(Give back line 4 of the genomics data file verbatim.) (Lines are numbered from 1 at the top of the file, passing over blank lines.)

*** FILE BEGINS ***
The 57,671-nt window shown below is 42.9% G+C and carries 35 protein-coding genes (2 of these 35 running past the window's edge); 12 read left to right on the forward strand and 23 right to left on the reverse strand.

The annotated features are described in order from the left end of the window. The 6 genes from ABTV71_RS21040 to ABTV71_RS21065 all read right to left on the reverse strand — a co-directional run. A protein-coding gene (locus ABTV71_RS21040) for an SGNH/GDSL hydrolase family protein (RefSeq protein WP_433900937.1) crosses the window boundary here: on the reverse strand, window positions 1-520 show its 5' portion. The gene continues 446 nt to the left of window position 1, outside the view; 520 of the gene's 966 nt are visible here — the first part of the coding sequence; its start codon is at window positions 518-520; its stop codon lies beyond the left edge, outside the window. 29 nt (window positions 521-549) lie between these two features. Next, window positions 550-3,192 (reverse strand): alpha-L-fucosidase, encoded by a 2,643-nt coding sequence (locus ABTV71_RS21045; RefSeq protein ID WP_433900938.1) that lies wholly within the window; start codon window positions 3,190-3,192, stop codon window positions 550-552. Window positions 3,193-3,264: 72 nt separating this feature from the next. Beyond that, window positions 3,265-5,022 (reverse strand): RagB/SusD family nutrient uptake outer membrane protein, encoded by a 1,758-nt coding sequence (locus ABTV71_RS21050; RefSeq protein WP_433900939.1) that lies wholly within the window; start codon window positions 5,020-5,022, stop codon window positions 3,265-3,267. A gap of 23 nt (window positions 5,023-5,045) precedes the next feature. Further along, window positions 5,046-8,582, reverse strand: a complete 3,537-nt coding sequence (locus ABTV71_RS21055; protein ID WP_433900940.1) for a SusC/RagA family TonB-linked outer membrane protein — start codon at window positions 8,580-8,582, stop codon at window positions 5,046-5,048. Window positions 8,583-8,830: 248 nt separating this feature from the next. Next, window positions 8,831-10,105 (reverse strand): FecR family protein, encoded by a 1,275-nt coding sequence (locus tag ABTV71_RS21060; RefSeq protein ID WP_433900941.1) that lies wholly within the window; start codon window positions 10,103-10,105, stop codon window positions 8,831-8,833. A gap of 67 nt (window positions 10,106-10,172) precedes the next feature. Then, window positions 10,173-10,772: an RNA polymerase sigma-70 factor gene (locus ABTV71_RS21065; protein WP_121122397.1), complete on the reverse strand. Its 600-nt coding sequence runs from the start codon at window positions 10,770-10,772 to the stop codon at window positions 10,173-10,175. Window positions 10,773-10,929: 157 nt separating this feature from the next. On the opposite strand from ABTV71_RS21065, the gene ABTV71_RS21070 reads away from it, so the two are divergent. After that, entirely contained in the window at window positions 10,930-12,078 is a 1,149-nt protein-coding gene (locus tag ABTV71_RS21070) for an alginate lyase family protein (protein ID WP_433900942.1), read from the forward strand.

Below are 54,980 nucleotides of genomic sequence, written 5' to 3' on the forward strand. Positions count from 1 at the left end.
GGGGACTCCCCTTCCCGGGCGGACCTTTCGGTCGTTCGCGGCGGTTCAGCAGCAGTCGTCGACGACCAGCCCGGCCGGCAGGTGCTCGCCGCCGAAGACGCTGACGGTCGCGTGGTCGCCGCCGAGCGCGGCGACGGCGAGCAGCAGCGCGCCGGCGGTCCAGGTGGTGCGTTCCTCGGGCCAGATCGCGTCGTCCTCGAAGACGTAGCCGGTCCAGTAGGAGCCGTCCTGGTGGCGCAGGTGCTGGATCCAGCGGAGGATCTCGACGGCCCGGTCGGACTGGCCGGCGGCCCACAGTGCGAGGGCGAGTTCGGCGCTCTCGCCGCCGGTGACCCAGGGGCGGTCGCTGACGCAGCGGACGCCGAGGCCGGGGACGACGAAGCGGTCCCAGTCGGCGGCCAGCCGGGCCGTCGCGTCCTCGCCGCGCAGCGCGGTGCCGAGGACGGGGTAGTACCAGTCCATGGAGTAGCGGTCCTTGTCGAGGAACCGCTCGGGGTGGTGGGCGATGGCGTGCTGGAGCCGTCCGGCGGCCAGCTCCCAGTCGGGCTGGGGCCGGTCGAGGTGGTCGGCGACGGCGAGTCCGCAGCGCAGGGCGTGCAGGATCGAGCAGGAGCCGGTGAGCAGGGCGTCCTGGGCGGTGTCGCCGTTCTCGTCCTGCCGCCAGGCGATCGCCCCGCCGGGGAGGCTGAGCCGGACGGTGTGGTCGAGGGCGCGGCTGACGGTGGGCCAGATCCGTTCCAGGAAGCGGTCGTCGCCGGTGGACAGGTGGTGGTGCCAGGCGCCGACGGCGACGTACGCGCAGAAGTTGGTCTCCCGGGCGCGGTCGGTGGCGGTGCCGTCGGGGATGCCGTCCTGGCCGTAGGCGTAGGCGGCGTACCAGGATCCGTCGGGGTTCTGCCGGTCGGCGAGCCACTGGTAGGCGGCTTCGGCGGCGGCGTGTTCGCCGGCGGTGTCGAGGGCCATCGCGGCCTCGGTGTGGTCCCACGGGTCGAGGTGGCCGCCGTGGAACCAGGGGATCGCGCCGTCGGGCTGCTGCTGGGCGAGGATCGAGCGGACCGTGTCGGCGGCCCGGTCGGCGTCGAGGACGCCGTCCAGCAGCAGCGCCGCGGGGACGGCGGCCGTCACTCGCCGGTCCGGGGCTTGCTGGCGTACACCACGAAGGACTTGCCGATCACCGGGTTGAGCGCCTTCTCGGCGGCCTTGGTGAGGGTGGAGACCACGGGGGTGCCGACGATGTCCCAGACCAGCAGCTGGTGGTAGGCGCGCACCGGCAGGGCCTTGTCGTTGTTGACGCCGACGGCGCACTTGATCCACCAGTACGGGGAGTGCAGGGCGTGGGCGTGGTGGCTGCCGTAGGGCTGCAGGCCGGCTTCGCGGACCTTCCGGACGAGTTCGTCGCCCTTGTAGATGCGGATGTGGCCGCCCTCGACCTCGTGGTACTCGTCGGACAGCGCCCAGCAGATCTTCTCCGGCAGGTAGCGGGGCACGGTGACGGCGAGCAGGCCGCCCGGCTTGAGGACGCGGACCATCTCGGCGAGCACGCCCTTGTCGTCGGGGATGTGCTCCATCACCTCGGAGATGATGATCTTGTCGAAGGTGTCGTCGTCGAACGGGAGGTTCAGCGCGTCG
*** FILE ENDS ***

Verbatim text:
GGGGACTCCCCTTCCCGGGCGGACCTTTCGGTCGTTCGCGGCGGTTCAGCAGCAGTCGTCGACGACCAGCCCGGCCGGCAGGTGCTCGCCGCCGAAGACGCTGACGGTCGCGTGGTCGCCGCCGAGCGCGGCGACGGCGAGCAGCAGCGCGCCGGCGGTCCAGGTGGTGCGTTCCTCGGGCCAGATCGCGTCGTCCTCGAAGACGTAGCCGGTCCAGTAGGAGCCGTCCTGGTGGCGCAGGTGCTGGATCCAGCGGAGGATCTCGACGGCCCGGTCGGACTGGCCGGCGGCCCACAGTGCGAGGGCGAGTTCGGCGCTCTCGCCGCCGGTGACCCAGGGGCGGTCGCTGACGCAGCGGACGCCGAGGCCGGGGACGACGAAGCGGTCCCAGTCGGCGGCCAGCCGGGCCGTCGCGTCCTCGCCGCGCAGCGCGGTGCCGAGGACGGGGTAGTACCAGTCCATGGAGTAGCGGTCCTTGTCGAGGAACCGCTCGGGGTGGTGGGCGATGGCGTGCTGGAGCCGTCCGGCGGCCAGCTCCCAGTCGGGCTGGGGCCGGTCGAGGTGGTCGGCGACGGCGAGTCCGCAGCGCAGGGCGTGCAGGATCGAGCAGGAGCCGGTGAGCAGGGCGTCCTGGGCGGTGTCGCCGTTCTCGTCCTGCCGCCAGGCGATCGCCCCGCCGGGGAGGCTGAGCCGGACGGTGTGGTCGAGGGCGCGGCTGACGGTGGGCCAGATCCGTTCCAGGAAGCGGTCGTCGCCGGTGGACAGGTGGTGGTGCCAGGCGCCGACGGCGACGTACGCGCAGAAGTTGGTCTCCCGGGCGCGGTCGGTGGCGGTGCCGTCGGGGATGCCGTCCTGGCCGTAGGCGTAGGCGGCGTACCAGGATCCGTCGGGGTTCTGCCGGTCGGCGAGCCACTGGTAGGCGGCTTCGGCGGCGGCGTGTTCGCCGGCGGTGTCGAGGGCCATCGCGGCCTCGGTGTGGTCCCACGGGTCGAGGTGGCCGCCGTGGAACCAGGGGATCGCGCCGTCGGGCTGCTGCTGGGCGAGGATCGAGCGGACCGTGTCGGCGGCCCGGTCGGCGTCGAGGACGCCGTCCAGCAGCAGCGCCGCGGGGACGGCGGCCGTCACTCGCCGGTCCGGGGCTTGCTGGCGTACACCACGAAGGACTTGCCGATCACCGGGTTGAGCGCCTTCTCGGCGGCCTTGGTGAGGGTGGAGACCACGGGGGTGCCGACGATGTCCCAGACCAGCAGCTGGTGGTAGGCGCGCACCGGCAGGGCCTTGTCGTTGTTGACGCCGACGGCGCACTTGATCCACCAGTACGGGGAGTGCAGGGCGTGGGCGTGGTGGCTGCCGTAGGGCTGCAGGCCGGCTTCGCGGACCTTCCGGACGAGTTCGTCGCCCTTGTAGATGCGGATGTGGCCGCCCTCGACCTCGTGGTACTCGTCGGACAGCGCCCAGCAGATCTTCTCCGGCAGGTAGCGGGGCACGGTGACGGCGAGCAGGCCGCCCGGCTTGAGGACGCGGACCATCTCGGCGAGCACGCCCTTGTCGTCGGGGATGTGCTCCATCACCTCGGAGATGATGATCTTGTCGAAGGTGTCGTCGTCGAACGGGAGGTTCAGCGCGTCG